Areas under vine in the EU continue to decrease

Areas under vine in the EU continue to decrease

This year's global wine harvest will be the lowest in 37 years due to ongoing declines and bad weather in Europe's main producer regions, new figures show.

Wine production will range from between 243.5m hectolitres and 252.9mhl in 2012, according to the International Organisation for Vine & Wine (OIV). This is a “very low wine production level, not seen since at least 1975”, the OIV said yesterday (30 October).

Global wine production last year reached 264mhl, a 1mhl rise from 2010, the OIV said.

Europe will see an “exceptionally low 2012 harvest” after five modest harvests in a row, caused partly by heavy rain across most of the continent. European Union (EU) payments to wineries to “grub” vines over the past three years has also hit production, the OIV said, adding that areas under vine are continuing to fall despite the ending of payments. Within the EU, only Greece and Portugal saw production estimates increase this year, the OIV said.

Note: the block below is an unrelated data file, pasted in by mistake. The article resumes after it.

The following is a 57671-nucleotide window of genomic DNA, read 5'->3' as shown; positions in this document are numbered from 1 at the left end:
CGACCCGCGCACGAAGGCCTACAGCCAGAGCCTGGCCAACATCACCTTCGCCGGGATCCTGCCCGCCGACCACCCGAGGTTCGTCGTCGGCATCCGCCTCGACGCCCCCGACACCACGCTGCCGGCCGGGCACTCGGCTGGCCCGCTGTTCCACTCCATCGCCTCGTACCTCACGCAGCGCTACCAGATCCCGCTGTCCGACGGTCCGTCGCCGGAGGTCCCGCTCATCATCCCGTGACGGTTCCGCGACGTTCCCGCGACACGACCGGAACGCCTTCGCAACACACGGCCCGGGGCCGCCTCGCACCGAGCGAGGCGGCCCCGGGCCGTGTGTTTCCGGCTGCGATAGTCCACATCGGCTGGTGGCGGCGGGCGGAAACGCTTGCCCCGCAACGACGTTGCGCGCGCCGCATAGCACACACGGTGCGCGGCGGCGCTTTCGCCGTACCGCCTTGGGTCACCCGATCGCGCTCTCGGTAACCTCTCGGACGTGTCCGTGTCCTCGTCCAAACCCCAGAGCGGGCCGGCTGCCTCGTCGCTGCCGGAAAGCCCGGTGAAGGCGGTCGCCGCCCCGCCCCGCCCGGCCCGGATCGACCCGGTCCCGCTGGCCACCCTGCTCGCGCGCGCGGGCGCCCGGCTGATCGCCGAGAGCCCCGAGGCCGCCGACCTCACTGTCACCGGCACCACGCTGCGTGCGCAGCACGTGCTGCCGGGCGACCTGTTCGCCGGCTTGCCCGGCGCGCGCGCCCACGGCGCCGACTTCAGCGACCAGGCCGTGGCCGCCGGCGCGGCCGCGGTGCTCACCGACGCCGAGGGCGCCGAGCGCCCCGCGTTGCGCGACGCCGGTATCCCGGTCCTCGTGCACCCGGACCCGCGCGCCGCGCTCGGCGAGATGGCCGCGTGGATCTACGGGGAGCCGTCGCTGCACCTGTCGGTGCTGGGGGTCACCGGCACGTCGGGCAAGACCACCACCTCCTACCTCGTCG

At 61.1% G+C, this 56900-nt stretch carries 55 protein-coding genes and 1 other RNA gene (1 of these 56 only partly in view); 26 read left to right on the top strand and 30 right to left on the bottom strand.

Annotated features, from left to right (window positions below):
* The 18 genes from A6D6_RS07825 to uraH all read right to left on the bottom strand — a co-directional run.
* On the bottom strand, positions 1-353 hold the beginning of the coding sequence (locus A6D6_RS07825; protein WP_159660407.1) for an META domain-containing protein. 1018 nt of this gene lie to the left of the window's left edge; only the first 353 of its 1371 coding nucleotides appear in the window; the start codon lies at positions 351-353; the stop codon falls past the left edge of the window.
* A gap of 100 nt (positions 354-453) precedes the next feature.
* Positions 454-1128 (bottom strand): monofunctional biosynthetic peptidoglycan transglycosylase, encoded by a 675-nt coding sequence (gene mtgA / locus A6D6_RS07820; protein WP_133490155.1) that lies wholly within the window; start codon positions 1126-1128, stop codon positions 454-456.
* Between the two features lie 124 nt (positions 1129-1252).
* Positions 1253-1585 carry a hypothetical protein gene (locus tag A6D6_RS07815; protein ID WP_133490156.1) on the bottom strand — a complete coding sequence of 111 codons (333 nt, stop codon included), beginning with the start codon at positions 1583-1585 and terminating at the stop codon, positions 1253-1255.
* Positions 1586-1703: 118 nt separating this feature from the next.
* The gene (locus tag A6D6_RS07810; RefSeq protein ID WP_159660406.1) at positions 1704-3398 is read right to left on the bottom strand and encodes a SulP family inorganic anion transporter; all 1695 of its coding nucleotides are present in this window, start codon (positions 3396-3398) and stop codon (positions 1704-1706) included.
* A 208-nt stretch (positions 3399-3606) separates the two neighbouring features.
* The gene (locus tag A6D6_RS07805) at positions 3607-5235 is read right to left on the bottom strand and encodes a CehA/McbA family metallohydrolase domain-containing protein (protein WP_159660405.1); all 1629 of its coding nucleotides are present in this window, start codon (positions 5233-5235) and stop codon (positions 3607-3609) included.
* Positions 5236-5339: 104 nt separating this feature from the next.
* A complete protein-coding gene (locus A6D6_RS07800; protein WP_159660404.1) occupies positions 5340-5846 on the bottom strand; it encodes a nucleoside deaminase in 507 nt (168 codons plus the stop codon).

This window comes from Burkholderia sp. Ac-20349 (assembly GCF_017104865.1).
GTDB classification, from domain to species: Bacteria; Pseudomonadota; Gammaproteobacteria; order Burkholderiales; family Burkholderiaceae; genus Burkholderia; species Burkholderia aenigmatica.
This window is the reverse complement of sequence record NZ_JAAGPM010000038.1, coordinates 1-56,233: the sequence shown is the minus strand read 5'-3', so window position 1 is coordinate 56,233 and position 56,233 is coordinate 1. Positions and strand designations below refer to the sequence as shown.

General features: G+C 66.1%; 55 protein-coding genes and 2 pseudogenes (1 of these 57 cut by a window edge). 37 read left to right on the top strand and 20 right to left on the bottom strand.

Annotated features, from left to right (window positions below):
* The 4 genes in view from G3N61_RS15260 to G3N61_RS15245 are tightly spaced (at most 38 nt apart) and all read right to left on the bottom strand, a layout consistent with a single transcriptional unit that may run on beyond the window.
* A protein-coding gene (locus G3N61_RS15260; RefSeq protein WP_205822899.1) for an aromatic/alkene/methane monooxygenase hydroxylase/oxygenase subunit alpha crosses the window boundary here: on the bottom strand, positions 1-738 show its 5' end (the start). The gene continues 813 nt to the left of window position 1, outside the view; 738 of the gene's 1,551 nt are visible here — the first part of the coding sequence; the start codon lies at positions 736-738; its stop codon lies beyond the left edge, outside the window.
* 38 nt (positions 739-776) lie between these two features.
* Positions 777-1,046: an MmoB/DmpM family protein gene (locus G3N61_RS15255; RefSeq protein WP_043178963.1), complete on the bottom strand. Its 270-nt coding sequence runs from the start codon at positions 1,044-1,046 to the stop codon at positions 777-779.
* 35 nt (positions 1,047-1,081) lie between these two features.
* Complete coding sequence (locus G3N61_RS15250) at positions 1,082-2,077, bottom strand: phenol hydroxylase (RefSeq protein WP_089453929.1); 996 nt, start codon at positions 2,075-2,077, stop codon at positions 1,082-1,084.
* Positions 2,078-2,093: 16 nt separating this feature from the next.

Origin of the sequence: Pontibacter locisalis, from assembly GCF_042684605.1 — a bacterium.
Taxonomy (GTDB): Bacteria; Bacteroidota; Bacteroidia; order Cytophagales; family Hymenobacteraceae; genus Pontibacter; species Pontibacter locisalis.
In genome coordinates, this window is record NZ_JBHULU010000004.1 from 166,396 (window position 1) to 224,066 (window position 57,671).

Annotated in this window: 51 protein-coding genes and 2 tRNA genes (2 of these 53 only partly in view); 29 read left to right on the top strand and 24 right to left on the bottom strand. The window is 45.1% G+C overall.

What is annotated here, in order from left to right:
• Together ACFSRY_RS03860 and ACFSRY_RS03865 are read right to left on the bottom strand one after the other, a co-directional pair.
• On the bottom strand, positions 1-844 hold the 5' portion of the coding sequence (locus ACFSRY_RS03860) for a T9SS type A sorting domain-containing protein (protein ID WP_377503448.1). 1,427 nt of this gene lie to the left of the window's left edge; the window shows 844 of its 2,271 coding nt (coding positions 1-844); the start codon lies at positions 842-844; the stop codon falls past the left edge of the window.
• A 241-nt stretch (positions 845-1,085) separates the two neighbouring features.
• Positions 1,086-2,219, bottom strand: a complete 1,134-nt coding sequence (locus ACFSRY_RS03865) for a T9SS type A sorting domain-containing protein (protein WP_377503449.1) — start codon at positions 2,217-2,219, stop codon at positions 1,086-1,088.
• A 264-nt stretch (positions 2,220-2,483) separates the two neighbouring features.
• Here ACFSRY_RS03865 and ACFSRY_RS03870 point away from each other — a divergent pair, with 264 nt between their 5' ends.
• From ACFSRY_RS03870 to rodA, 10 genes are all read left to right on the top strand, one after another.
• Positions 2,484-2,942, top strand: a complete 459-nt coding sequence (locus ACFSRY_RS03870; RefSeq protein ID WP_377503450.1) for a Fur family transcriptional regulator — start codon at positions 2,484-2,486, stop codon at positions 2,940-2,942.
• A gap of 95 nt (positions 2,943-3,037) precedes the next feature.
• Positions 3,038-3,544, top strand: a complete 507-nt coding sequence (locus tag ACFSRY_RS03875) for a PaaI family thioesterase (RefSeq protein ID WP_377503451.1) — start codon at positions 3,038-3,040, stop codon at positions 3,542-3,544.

Meanwhile, Chile is estimated to enjoy record levels with a 15% increase on 2010 levels, the latest year figures are available for. South Africa is on course for a 4% increase while the US could see a 7.1% increase, though on a weak 2010 comparison.

However, the OIV warned: “While there seemed to be several signs of recovery in 2010, the 2012 situation and particularly the low production level, casts doubt on the strength of this recovery.”

Last year, the OIV predicted increased production levels in Europe in spite of the EU's grubbing up efforts. Levels increased by 0.4% between 2010 and 2011, the OIV said.